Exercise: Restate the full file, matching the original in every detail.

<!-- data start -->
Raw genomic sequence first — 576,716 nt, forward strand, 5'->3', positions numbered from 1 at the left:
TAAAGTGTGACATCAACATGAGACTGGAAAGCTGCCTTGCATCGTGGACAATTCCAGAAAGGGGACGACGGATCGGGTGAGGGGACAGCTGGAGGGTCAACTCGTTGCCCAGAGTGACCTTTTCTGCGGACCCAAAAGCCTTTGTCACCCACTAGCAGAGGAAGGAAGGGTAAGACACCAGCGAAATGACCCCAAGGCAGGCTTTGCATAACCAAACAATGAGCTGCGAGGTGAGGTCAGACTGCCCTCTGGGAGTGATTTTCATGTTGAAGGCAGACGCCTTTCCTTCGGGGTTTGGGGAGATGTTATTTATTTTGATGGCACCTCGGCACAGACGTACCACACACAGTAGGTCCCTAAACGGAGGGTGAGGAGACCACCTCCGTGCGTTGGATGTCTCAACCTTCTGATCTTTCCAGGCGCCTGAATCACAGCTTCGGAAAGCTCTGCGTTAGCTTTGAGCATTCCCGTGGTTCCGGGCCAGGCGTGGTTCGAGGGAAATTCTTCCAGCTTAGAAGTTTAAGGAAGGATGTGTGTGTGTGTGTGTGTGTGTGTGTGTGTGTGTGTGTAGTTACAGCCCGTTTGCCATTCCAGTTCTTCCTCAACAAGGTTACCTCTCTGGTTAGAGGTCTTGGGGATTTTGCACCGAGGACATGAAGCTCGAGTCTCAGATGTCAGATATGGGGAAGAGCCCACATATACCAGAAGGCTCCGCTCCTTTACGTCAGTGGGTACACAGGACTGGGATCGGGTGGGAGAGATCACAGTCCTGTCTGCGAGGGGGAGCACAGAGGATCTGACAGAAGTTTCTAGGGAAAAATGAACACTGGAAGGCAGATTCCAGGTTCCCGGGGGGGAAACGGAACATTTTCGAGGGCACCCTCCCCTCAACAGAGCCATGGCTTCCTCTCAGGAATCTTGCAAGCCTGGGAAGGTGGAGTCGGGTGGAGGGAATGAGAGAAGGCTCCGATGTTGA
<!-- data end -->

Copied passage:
Raw genomic sequence first — 576,716 nt, forward strand, 5'->3', positions numbered from 1 at the left:
TAAAGTGTGACATCAACATGAGACTGGAAAGCTGCCTTGCATCGTGGACAATTCCAGAAAGGGGACGACGGATCGGGTGAGGGGACAGCTGGAGGGTCAACTCGTTGCCCAGAGTGACCTTTTCTGCGGACCCAAAAGCCTTTGTCACCCACTAGCAGAGGAAGGAAGGGTAAGACACCAGCGAAATGACCCCAAGGCAGGCTTTGCATAACCAAACAATGAGCTGCGAGGTGAGGTCAGACTGCCCTCTGGGAGTGATTTTCATGTTGAAGGCAGACGCCTTTCCTTCGGGGTTTGGGGAGATGTTATTTATTTTGATGGCACCTCGGCACAGACGTACCACACACAGTAGGTCCCTAAACGGAGGGTGAGGAGACCACCTCCGTGCGTTGGATGTCTCAACCTTCTGATCTTTCCAGGCGCCTGAATCACAGCTTCGGAAAGCTCTGCGTTAGCTTTGAGCATTCCCGTGGTTCCGGGCCAGGCGTGGTTCGAGGGAAATTCTTCCAGCTTAGAAGTTTAAGGAAGGATGTGTGTGTGTGTGTGTGTGTGTGTGTGTGTGTGTGTGTAGTTACAGCCCGTTTGCCATTCCAGTTCTTCCTCAACAAGGTTACCTCTCTGGTTAGAGGTCTTGGGGATTTTGCACCGAGGACATGAAGCTCGAGTCTCAGATGTCAGATATGGGGAAGAGCCCACATATACCAGAAGGCTCCGCTCCTTTACGTCAGTGGGTACACAGGACTGGGATCGGGTGGGAGAGATCACAGTCCTGTCTGCGAGGGGGAGCACAGAGGATCTGACAGAAGTTTCTAGGGAAAAATGAACACTGGAAGGCAGATTCCAGGTTCCCGGGGGGGAAACGGAACATTTTCGAGGGCACCCTCCCCTCAACAGAGCCATGGCTTCCTCTCAGGAATCTTGCAAGCCTGGGAAGGTGGAGTCGGGTGGAGGGAATGAGAGAAGGCTCCGATGTTGA